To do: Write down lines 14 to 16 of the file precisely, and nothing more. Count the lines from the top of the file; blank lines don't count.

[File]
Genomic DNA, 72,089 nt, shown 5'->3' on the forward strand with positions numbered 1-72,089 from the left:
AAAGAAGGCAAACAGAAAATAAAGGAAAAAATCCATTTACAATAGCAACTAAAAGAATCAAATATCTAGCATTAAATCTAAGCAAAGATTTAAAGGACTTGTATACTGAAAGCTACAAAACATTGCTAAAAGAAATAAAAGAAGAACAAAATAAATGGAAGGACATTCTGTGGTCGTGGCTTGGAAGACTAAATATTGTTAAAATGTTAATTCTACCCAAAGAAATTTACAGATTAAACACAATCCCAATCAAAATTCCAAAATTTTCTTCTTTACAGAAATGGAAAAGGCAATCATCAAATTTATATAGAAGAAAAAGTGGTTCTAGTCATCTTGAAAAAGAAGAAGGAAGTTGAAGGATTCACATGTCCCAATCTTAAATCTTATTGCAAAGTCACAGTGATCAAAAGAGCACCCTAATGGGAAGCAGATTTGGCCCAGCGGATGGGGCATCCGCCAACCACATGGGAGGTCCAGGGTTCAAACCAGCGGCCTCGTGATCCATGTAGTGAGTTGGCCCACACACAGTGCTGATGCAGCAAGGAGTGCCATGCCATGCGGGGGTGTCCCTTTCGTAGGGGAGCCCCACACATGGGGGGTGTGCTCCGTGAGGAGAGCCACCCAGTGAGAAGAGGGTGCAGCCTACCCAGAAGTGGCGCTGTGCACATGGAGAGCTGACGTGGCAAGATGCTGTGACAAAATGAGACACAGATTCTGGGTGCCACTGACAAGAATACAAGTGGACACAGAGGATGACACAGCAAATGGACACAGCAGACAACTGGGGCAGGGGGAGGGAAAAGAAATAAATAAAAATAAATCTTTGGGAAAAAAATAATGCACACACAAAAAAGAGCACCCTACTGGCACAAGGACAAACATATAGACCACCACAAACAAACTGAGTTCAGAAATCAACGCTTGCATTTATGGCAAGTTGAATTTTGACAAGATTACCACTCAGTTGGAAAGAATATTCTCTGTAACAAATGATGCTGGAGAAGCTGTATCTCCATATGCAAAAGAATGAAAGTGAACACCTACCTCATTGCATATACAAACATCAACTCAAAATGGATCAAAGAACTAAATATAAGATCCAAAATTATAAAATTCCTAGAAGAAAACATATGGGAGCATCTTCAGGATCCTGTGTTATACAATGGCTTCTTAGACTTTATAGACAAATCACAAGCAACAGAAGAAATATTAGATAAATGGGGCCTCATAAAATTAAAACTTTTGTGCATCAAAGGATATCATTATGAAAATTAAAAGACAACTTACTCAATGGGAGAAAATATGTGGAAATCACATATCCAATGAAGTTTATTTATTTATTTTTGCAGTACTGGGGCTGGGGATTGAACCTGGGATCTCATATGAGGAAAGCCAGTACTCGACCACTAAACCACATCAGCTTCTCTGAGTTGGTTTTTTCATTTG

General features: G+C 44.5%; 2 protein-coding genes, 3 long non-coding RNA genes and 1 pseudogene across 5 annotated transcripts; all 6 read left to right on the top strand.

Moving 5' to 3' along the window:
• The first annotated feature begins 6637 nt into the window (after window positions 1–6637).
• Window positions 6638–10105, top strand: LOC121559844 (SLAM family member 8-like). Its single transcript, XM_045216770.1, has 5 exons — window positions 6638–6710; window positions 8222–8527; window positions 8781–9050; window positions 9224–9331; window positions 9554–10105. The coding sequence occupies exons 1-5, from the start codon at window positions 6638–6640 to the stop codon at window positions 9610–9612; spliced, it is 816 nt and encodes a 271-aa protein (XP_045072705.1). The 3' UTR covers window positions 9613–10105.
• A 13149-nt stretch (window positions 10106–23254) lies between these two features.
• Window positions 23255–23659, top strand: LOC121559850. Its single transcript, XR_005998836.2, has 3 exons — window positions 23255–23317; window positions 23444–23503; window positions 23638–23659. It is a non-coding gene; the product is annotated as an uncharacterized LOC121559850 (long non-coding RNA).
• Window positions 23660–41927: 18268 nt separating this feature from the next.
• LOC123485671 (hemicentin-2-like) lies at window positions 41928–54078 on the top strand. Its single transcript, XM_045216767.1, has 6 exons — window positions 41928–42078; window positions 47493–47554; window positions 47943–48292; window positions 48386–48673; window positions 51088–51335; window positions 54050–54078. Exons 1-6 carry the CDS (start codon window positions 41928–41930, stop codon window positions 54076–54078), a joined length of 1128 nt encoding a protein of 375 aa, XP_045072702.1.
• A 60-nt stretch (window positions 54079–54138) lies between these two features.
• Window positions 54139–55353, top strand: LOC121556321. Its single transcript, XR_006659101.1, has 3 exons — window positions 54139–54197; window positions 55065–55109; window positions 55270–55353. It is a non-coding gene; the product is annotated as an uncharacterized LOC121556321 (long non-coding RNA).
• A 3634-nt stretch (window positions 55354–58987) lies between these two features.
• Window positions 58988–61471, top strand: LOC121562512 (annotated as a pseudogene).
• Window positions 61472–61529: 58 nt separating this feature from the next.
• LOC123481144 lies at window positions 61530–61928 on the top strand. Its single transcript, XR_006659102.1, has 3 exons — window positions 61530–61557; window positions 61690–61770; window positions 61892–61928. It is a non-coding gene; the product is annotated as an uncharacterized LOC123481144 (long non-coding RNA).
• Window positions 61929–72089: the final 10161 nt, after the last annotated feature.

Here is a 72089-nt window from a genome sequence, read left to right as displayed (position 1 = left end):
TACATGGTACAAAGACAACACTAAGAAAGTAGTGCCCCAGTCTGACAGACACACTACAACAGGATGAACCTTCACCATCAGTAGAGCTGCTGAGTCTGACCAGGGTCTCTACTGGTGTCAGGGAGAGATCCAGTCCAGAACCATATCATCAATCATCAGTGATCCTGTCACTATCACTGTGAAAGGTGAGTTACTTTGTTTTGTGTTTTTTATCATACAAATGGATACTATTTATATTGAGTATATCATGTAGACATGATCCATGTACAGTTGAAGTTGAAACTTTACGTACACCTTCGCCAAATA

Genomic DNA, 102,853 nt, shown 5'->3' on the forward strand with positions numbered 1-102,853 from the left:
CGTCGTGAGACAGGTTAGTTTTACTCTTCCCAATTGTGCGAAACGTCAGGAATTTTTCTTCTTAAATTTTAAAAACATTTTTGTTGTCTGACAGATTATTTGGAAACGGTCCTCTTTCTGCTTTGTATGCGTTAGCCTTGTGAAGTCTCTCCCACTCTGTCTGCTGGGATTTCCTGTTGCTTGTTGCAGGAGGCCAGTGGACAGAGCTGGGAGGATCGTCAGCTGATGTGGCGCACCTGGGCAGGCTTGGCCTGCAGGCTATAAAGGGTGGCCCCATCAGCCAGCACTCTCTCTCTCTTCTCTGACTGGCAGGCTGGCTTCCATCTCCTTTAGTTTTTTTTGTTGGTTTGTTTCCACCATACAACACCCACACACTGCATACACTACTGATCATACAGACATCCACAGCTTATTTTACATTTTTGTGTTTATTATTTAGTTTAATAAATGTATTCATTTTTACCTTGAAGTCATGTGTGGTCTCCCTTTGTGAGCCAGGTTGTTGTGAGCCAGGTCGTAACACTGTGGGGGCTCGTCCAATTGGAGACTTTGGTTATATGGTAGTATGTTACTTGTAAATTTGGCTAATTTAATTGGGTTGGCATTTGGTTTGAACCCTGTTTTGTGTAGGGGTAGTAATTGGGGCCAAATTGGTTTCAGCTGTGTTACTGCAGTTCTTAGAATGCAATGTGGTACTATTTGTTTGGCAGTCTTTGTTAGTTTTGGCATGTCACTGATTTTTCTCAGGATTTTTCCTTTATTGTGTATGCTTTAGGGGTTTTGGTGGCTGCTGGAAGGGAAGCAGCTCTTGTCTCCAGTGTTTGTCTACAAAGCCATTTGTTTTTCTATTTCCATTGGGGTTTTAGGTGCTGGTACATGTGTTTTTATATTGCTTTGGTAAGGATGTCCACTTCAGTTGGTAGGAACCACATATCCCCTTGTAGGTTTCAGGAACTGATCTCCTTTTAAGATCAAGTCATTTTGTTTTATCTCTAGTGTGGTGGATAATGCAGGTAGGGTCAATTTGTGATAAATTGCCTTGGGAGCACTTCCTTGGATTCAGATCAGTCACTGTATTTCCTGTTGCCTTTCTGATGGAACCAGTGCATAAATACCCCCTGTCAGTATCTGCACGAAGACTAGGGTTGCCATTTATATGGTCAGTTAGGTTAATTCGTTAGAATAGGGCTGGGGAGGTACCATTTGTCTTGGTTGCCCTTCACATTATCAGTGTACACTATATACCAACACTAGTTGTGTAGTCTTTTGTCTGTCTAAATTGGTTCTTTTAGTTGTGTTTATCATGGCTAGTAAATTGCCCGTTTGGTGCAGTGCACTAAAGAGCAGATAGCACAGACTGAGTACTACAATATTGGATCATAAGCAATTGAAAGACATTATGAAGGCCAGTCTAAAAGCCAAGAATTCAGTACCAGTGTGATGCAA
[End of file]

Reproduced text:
• Window positions 58988–61471, top strand: LOC121562512 (annotated as a pseudogene).
• Window positions 61472–61529: 58 nt separating this feature from the next.
• LOC123481144 lies at window positions 61530–61928 on the top strand. Its single transcript, XR_006659102.1, has 3 exons — window positions 61530–61557; window positions 61690–61770; window positions 61892–61928. It is a non-coding gene; the product is annotated as an uncharacterized LOC123481144 (long non-coding RNA).